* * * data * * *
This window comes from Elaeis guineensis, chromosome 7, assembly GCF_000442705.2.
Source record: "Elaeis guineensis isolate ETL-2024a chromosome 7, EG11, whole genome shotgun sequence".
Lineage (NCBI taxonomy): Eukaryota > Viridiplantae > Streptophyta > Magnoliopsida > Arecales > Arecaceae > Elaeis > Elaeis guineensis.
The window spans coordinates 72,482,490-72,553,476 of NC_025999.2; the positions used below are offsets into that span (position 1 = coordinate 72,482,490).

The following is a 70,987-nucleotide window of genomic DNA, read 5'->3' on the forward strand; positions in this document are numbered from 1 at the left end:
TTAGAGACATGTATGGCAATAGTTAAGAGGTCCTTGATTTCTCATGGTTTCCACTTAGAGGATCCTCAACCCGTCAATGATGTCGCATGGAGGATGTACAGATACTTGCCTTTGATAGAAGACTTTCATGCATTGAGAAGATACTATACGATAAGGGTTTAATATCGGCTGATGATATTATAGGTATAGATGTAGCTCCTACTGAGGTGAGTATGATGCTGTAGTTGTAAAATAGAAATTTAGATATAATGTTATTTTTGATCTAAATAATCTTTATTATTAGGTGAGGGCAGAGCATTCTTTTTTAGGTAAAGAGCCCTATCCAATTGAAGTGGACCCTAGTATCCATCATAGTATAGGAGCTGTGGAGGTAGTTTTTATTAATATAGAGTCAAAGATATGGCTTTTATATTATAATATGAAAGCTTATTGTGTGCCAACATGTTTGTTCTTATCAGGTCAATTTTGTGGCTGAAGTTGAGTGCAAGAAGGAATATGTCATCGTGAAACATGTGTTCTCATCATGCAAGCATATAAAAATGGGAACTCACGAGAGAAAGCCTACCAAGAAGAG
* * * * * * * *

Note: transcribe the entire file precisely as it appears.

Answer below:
This window comes from Elaeis guineensis, chromosome 7, assembly GCF_000442705.2.
Source record: "Elaeis guineensis isolate ETL-2024a chromosome 7, EG11, whole genome shotgun sequence".
Lineage (NCBI taxonomy): Eukaryota > Viridiplantae > Streptophyta > Magnoliopsida > Arecales > Arecaceae > Elaeis > Elaeis guineensis.
The window spans coordinates 72,482,490-72,553,476 of NC_025999.2; the positions used below are offsets into that span (position 1 = coordinate 72,482,490).

The following is a 70,987-nucleotide window of genomic DNA, read 5'->3' on the forward strand; positions in this document are numbered from 1 at the left end:
TTAGAGACATGTATGGCAATAGTTAAGAGGTCCTTGATTTCTCATGGTTTCCACTTAGAGGATCCTCAACCCGTCAATGATGTCGCATGGAGGATGTACAGATACTTGCCTTTGATAGAAGACTTTCATGCATTGAGAAGATACTATACGATAAGGGTTTAATATCGGCTGATGATATTATAGGTATAGATGTAGCTCCTACTGAGGTGAGTATGATGCTGTAGTTGTAAAATAGAAATTTAGATATAATGTTATTTTTGATCTAAATAATCTTTATTATTAGGTGAGGGCAGAGCATTCTTTTTTAGGTAAAGAGCCCTATCCAATTGAAGTGGACCCTAGTATCCATCATAGTATAGGAGCTGTGGAGGTAGTTTTTATTAATATAGAGTCAAAGATATGGCTTTTATATTATAATATGAAAGCTTATTGTGTGCCAACATGTTTGTTCTTATCAGGTCAATTTTGTGGCTGAAGTTGAGTGCAAGAAGGAATATGTCATCGTGAAACATGTGTTCTCATCATGCAAGCATATAAAAATGGGAACTCACGAGAGAAAGCCTACCAAGAAGAG